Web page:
Saturday, March 31, 2012

Review: "Wrath of the Titans"

"Wrath of the Titans" has such an obligatory feel to its, starting with that title. "Wrath" kind of sounds like "Clash," and could reasonably be interpreted as an escalation of it. First you clash, then you get mad about it.

 The 2010 reboot of the '80s ham classic wasn't great filmmaking, but it at least was fun and breezy and action-filled. The quick-and-dirty sequel also boats plenty of fights, but it gets bogged down by too much existential angst and father-son conflicts.

Perseus, proud half-god son of Zeus, has spent the years since defeating the Kraken as a humble fisherman, teaching his own son to follow in his decidedly un-divine footsteps. He resents Zeus for foisting his gifts upon him.

But then Zeus' full-god son Ares joins leagues with banished uncle Hades to capture Zeus and suck him of all his power. It seems Ares, the god of war, is jealous of all the attention daddy has been giving to his half-brother. Their plan is to use Zeus' god juice to release Cronos, the titan all-father of both Zeus and Hades, whom they defeated long ago and imprisoned in the underworld.

Perseus joins forces with Agenor, the smirky half-god prince of Poseidon, to head down to Hades to save Zeus. So basically, every single guy in the movie has daddy issues.

Louis Leterrier, who ably helmed the last movie, is given the boot in favor of Jonathan Liebesman, who like a lot of directors these days doesn't seem to know which end is up when it comes to filming fight scenes. He falls back on the tried-and-true tricks: quick flash editing, jumpy camerawork and a tendency to leave all the special effects shots with a fuzzy, indistinct feel.

At least the 3-D is better, though probably not worth the $3-4 ticket upgrade. Andromeda doesn't look like half her head is heading down the hallway, like in the last movie.

The movie can boast a few cool moments. I liked Cronos' demon warriors, who look like two molten men strapped back-to-back, who whirl around in a devastating cyclone of sword strikes. Cronos himself is pretty badass, resembling a mountain of lava and smoke that has come alive.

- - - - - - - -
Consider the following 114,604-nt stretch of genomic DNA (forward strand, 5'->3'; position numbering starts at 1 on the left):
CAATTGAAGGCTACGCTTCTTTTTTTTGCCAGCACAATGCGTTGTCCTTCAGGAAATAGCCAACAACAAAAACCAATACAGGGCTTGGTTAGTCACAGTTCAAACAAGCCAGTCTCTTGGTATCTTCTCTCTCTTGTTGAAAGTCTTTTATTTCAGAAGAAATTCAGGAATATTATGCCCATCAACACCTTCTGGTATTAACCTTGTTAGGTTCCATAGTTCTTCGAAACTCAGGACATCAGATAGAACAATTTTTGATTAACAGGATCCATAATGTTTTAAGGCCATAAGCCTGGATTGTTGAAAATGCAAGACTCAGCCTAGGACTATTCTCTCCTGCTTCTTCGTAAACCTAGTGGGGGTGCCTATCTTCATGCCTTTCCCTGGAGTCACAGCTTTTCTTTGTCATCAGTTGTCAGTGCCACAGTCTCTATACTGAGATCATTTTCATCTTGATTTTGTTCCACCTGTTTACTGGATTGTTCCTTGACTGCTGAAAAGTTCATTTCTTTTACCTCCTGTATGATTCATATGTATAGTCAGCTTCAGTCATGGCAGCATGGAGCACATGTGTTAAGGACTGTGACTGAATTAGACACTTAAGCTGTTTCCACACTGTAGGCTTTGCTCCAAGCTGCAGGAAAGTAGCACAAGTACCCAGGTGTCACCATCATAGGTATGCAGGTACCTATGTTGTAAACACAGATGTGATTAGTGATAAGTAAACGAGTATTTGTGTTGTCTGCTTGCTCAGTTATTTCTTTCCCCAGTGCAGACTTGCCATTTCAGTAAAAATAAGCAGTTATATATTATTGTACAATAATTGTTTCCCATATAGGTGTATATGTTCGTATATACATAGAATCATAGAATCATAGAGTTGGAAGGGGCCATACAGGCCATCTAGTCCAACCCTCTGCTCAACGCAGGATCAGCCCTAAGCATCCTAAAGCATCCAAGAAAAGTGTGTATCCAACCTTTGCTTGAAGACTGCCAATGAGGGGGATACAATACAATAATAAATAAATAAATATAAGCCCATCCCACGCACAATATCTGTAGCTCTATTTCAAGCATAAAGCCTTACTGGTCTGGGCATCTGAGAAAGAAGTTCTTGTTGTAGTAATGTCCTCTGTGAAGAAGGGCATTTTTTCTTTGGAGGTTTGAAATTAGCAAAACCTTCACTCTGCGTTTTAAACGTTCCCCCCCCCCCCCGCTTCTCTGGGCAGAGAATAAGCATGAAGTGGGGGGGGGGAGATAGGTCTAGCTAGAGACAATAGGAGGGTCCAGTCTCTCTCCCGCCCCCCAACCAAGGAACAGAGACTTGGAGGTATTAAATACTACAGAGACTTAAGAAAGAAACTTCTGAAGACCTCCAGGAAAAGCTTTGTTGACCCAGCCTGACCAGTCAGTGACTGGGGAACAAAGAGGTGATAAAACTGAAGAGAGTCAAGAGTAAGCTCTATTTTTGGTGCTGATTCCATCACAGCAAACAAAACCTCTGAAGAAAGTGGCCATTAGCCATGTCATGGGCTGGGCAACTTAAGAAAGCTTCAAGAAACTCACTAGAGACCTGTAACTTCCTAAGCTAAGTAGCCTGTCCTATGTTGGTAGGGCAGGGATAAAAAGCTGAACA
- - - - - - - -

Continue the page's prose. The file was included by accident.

Sam Worthington gets to be a little more soulful this go-round, and he brings what few emotive moments the movie has.

At a little over 1½ hours, "Wrath of the Titans" isn't a very long movie, but it still manages to drag at times. Altogether it's an unnecessary sequel to a remake that we didn't really need, either, but at least it was less Freudian and more fun.

2 stars out of four

Thursday, March 29, 2012

Review: "Mirror, Mirror"

There was nothing about "Mirror, Mirror" that I hated, but there was also nothing that I really loved. I like the idea behind this movie, but am largely indifferent to the movie they did make.

Director Tarsem Singh Dhandwar and screenwriters Melissa Wallack and Jason Keller seemed to have set out to make a dizzyingly funny, satirical take on the classic "Snow White" fable by the Brothers Grimm. But the film repeatedly steps back from pure comedy and goes for amusing and charming. You can almost hear the studio honchos whispering in their ear, "Remember the 18-35 female demographic."

The tone is less "Monty Python and the Holy Grail" and more "Ella Enchanted." I think they should have given up on the sweet, mushy parts and gone for the Full Gilliam. Actually, I'm sort of piqued to see what Terry Gilliam could have done with this material and budget.

As you probably know, this is the first of two Snow White adaptations arriving in theaters this year. Later we get the dark-and-scary version, "Snow White and the Huntsman," where Snow gets into knife fights and wears more grime than ball gowns. Personally, I was much more looking forward to this one.